Fed to take cue from job market for easing move
Stronger employment data is needed before US slows the pace of asset purchases
US Federal Reserve chairman Ben Bernanke said further gains in the US labour market were needed for the central bank to consider reducing its record monetary easing.
"Obviously, there has been an improvement," he said in Washington on Wednesday after the Fed decided to leave the pace of asset purchases unchanged at US$85 billion a month. "One thing we would need is to make sure that this is not a temporary improvement."
The Fed, seeking to boost the pace of growth and heal a job market still scarred by the deepest recession since the Great Depression, also said it would leave its key interest rate near zero as long as unemployment remained above 6.5 per cent and the outlook for inflation was less than 2.5 per cent.
When the central bank began its third round of large-scale asset purchases in September, the most recent Labour Department report showed the unemployment rate was 8.1 per cent.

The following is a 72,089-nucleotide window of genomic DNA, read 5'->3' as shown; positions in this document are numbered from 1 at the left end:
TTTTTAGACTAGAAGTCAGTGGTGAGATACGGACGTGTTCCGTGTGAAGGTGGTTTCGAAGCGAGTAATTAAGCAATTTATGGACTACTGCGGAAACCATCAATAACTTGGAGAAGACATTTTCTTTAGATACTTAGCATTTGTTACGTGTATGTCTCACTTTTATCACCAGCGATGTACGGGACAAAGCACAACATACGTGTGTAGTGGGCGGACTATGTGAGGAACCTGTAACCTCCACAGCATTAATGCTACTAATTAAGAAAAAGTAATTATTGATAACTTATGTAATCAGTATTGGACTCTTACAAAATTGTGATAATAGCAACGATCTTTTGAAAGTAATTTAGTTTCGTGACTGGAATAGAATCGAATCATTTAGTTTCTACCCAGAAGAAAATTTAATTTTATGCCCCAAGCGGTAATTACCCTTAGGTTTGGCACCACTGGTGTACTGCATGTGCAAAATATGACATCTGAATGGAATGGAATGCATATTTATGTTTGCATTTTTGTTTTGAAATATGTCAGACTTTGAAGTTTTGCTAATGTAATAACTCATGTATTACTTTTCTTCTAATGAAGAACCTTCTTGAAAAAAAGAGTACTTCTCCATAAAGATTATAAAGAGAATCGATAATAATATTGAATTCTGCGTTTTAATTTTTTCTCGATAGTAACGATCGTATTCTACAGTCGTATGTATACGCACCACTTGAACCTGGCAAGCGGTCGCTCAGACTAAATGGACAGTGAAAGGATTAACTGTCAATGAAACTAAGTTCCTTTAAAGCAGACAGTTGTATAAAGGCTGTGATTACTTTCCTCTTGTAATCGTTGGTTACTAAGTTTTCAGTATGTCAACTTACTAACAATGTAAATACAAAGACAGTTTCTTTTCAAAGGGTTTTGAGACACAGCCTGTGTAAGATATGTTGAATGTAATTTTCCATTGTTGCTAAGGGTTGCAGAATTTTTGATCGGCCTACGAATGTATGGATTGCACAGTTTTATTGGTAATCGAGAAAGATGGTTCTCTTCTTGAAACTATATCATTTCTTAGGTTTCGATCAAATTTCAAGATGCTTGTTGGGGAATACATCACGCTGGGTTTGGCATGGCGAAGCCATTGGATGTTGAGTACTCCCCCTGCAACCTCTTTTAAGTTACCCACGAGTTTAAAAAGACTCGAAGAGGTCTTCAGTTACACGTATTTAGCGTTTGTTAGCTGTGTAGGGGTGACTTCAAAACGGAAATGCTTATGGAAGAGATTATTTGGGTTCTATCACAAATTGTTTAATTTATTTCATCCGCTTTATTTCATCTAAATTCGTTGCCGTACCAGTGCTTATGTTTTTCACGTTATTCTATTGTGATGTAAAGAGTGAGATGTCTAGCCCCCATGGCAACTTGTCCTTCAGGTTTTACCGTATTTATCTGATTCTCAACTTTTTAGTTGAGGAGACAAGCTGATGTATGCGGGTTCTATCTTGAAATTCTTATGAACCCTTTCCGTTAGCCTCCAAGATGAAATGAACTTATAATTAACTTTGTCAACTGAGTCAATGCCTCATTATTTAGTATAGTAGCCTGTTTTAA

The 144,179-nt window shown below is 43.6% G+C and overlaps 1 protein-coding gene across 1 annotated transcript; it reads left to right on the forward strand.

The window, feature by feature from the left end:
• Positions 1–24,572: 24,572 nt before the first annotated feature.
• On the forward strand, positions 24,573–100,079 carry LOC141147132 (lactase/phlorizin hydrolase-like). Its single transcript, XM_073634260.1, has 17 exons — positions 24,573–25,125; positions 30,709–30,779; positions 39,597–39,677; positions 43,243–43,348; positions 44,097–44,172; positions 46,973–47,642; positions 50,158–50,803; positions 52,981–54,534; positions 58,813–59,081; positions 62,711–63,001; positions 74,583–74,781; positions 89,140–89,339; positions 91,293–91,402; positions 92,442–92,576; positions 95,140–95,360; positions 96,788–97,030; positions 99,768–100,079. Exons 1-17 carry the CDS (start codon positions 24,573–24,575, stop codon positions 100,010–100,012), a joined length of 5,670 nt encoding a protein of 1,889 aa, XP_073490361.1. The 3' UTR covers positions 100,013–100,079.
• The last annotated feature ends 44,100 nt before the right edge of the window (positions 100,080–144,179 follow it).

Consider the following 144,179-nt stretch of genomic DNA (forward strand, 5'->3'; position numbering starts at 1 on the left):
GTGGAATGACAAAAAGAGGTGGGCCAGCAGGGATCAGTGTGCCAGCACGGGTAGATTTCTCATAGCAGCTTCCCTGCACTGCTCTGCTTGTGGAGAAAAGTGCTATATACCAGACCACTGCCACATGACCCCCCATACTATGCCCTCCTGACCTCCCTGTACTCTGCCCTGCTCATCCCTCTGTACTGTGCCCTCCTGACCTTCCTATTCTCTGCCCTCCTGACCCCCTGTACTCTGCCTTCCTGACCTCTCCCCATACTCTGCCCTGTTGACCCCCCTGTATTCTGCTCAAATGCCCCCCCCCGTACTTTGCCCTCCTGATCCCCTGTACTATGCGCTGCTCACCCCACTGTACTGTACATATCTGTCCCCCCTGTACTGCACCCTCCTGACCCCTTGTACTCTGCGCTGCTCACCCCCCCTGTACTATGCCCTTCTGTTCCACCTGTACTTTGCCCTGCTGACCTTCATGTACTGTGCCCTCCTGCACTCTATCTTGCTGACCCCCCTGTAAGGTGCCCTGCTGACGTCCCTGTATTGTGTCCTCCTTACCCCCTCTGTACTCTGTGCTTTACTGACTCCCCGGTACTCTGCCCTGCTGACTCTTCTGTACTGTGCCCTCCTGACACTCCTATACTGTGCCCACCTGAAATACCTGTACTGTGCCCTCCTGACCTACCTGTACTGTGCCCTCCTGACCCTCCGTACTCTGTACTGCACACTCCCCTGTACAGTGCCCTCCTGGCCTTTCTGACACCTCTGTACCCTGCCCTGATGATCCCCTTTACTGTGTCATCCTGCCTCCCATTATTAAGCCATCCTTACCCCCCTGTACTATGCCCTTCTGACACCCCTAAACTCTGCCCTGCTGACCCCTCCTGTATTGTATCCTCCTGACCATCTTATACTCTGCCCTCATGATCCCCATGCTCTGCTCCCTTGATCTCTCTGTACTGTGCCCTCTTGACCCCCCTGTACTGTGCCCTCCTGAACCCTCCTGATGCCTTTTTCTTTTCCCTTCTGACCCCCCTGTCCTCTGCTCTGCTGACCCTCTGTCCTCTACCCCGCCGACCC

Joblessness fell to 7.7 per cent last month, and monthly payroll growth has averaged almost 200,000 since October.
Even so, the labour market is far from making up the losses it sustained during the 18-month recession that ended in June 2009. The economy lost 8.8 million jobs as a result of the recession, and it has since regained 5.7 million.
Bernanke and Fed vice-chairman Janet Yellen needed to see stronger labour market data before they would support winding down the asset-purchase programme, said Michael Hanson, a senior US economist at Bank of America. "At the end, it's going to come down to Bernanke and Yellen convinced the economy has improved enough, and I'm not sure we're going to get to that quickly," he said.
Bernanke said the pace of asset purchases might be altered if the economy continued to heal.
"As we make progress towards our objective, we may adjust the flow rate of purchases from month to month to appropriately calibrate the amount of accommodation," he said. "We think it makes more sense to have our policy variable, which is the rate of flow of purchases responds in a more continuous or sensitive way to changes in the outlook."
The Fed's monthly purchases would remain divided between US$40 billion of mortgage-backed securities and US$45 billion of Treasury securities, the Federal Open Market Committee said in a statement.
The purchases are aimed at spurring the economy by lowering interest rates on everything from mortgages to car loans.
Echoing earlier language, the committee said the purchases would continue until "the outlook for the labour market has improved substantially in a context of price stability" and that it would continue to reinvest maturing securities.